At farewell function of Supreme Court Bar Association, Justice Nazeer stresses on increased women's representation in judiciary, decent pay for juniors
Supreme Court Judge, Justice Abdul S. Nazeer on Wednesday highlighted the low representation of women in the Indian Judiciary, besides increasing the pay scale for junior lawyers.
Attending his farewell function at the Supreme Court Bar Association, Justice Nazeer said the number of female Judicial Officers, lawyers and Judges was very less and that steps should be taken to increase their number.
He said all three organs of the state should work together to preach and practice equality.
Speaking about the young members of the bar making appearance in his courtroom, he said their energy and competence was unparalleled.
The younger generation in Judiciary should pursue their profession with utmost sincerity and take the baton of justice forward. Justice Nazeer further said that the young generation needed mentors to channelise energy.
He told the young lawyers that they should not let their past decide their future. ‘Take the plunge and accept the opportunity. Even if you fail, you will always learn something new,’ he added.
The Supreme Court Judge further pressed for increasing the pay scale of young lawyers, stating that a decent pay for juniors would bring more talented members to the profession, so that the Judiciary reaches the last cry of justice.
Talking about his career, Justice Nazeer said, ‘It feels like a dream come true. I was 24 when my career began. I never played 20-20 in my profession, but a test match like Sunil Gavaskar. I did not aim for sixes, but increased my score with regular practice.
Speaking about the ‘Duck syndrome,’ he said while a duck silently glided over water, it furiously flapped its feet beneath water, to remain afloat.
‘The same happened with me. I practiced harder and harder to glide smoothly and remain afloat in this profession. After great events, which took place in both professional and personal life, which resulted in fond memories, I express my heartfelt gratitude to everyone who helped me during this journey,’ he added.
Justice Nazeer was born on January 5, 1958 and enrolled as an advocate on February 18, 1983. He practiced before the Karnataka High Court and was appointed as an additional Judge of the High Court on May 12, 2003. He became a permanent judge on September 24, 2004. He was elevated to the Supreme Court on February 17, 2017.
SCBA Vice-President Pradeep Rai said Justice Nazeer came from a humble village background. He spoke Tulu language proficiently. He has five brothers and one sister. He first worked with his father-in-law and later with other illustrious Advocates.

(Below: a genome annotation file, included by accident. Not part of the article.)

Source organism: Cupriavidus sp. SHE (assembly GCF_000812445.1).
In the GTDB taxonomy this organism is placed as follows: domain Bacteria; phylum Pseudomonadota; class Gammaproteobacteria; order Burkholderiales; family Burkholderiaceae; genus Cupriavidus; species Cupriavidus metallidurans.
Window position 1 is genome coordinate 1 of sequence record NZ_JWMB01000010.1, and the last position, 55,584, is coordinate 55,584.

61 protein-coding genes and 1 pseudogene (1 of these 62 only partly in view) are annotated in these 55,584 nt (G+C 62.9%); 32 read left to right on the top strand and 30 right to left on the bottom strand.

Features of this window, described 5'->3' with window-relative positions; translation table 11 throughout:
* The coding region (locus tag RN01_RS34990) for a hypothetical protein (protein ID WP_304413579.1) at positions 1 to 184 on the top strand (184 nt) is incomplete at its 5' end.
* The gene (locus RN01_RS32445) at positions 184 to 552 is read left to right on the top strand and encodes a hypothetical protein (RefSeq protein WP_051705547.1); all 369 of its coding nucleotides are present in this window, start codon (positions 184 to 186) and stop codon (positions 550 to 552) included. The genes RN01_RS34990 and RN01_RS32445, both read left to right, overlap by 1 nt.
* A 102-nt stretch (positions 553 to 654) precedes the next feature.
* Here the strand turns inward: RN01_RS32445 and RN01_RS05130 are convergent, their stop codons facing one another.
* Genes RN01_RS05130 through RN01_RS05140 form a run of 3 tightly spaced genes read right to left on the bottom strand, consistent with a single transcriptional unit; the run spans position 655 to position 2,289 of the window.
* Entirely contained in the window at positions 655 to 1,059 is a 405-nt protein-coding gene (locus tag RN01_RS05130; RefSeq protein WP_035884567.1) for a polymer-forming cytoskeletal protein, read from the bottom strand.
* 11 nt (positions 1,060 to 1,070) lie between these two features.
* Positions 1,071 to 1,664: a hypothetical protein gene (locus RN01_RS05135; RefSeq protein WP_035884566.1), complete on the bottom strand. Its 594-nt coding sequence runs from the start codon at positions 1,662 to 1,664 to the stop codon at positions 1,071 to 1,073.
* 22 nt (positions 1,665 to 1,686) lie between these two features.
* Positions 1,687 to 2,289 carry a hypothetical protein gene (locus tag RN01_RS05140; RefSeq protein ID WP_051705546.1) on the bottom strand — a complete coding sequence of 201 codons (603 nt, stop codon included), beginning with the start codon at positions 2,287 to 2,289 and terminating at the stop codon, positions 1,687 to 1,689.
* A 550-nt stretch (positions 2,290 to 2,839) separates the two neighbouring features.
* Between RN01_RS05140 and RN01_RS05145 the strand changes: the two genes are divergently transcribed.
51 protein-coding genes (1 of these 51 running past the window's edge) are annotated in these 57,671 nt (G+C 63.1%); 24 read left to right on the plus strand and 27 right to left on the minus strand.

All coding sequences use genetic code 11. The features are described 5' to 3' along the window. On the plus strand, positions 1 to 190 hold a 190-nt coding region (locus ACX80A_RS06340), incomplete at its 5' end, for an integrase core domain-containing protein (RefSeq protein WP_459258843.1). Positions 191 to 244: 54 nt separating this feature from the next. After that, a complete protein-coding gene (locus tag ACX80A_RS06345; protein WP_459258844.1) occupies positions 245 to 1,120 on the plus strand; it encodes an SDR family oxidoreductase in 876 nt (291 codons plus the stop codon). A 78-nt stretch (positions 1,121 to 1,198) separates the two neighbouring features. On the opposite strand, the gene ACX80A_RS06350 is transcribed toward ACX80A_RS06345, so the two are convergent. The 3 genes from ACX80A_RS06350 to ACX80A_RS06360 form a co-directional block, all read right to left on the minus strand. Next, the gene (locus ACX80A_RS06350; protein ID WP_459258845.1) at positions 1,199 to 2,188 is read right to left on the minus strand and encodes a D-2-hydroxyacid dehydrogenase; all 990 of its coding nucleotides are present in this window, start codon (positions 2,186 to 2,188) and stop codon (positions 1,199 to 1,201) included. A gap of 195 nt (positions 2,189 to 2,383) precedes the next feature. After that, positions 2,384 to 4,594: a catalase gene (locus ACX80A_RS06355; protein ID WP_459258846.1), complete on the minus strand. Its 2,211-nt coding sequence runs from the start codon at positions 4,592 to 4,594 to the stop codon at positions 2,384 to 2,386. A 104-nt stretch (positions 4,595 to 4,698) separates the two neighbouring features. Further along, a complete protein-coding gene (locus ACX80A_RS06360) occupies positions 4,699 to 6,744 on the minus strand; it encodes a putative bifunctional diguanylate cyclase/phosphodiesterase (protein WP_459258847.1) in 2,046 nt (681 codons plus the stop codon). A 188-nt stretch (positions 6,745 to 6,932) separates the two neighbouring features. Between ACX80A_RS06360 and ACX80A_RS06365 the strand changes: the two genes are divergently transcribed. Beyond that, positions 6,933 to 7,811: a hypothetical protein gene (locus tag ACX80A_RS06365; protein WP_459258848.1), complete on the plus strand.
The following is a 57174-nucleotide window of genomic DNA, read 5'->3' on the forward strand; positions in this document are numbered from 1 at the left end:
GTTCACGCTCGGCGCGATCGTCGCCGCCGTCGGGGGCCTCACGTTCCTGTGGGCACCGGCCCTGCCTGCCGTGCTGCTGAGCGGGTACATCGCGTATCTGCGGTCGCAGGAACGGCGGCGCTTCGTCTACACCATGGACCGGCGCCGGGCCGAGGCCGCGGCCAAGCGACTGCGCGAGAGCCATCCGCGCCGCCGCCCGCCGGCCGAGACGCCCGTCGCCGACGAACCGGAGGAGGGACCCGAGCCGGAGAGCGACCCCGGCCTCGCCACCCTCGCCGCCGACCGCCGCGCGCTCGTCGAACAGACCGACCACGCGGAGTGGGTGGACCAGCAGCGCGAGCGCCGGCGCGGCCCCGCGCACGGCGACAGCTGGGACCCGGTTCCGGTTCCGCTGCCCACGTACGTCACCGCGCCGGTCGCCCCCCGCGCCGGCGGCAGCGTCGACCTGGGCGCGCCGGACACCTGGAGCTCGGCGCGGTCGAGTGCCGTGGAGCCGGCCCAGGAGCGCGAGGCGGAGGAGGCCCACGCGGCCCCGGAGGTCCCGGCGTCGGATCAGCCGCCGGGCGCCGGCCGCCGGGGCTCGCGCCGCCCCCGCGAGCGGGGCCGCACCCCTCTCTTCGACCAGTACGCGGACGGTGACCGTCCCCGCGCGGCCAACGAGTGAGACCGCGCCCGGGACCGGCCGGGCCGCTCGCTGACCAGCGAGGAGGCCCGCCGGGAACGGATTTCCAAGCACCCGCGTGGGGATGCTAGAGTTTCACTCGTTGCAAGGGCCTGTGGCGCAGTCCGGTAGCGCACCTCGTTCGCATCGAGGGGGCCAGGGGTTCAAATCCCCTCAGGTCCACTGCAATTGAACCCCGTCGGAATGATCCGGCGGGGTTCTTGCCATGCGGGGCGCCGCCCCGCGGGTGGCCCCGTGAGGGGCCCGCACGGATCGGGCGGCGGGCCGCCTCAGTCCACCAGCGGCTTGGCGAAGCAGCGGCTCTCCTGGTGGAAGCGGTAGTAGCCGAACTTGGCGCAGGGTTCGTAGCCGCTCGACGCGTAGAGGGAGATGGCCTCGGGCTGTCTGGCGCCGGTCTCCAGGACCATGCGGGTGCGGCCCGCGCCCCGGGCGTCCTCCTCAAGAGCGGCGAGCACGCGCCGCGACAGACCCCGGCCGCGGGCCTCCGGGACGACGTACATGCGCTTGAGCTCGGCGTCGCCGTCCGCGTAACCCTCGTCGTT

He is a man of simple living with a million dollar smile. He is like a 20-20 player, who played a brilliant 20-year innings at the Bar, and as many at the Bench.
Stating that Justice Nazeer was fond of mediation, Rai said this has led to several mediators in the Supreme Court today.
Chief Justice of India (CJI) D.Y. Chandrachud said that Justice Nazeer had an arduous journey from his humble roots to judgeship.
The CJI said Justice Nazeer was a farmer at heart and it was a difficult life for him to grow up on his uncle’s farms and he had even scavenged for fish on the Perambur Beach, which used to wash up there. It was a journey from there.
Justice Nazeer was a judge dedicated to the law and all those affected by it and was a people’s judge, said the CJI, adding that the Supreme Court Judge had done everything expected of him and contributed immensely to jurisprudence in areas of administrative law, family law and more.
Justice Chandrachud also mentioned that in his college days, Justice Nazeer was fond of theatre. He wrote dialogues, shot scenes and was also the female lead singer in his own play.
He said Justice Nazeer was known for his Tulu songs. Highlighting Justice Nazeer’s simplicity, CJI Chandrachud said highlighting that the judge did not even have a passport till 2019 and first travelled outside the country to Moscow only a few weeks ago.
He said the Supreme Court was bidding farewell to a ‘devoted’ son, a collegial colleague, a gentle employer, a fierce advocate, a people’s judge and a dear friend.
Earlier today, while sitting with Justice Nazeer as part of the tradition, the CJI had said in open court that Justice Nazeer always stood for what was right and was not one to remain neutral when faced with right and wrong.
SCBA President Vikas Singh said it was a sad moment for the Bar to bid farewell to such distinguished people. Stating that the age of retirement for Apex Court Judges should be increased, Singh said the Supreme Court Judges were at their best in terms of intellect and acumen, when they retired at the age of 65. Something should be done about this, so that the Judges are able to work longer and contribute more to this institution and the country as well.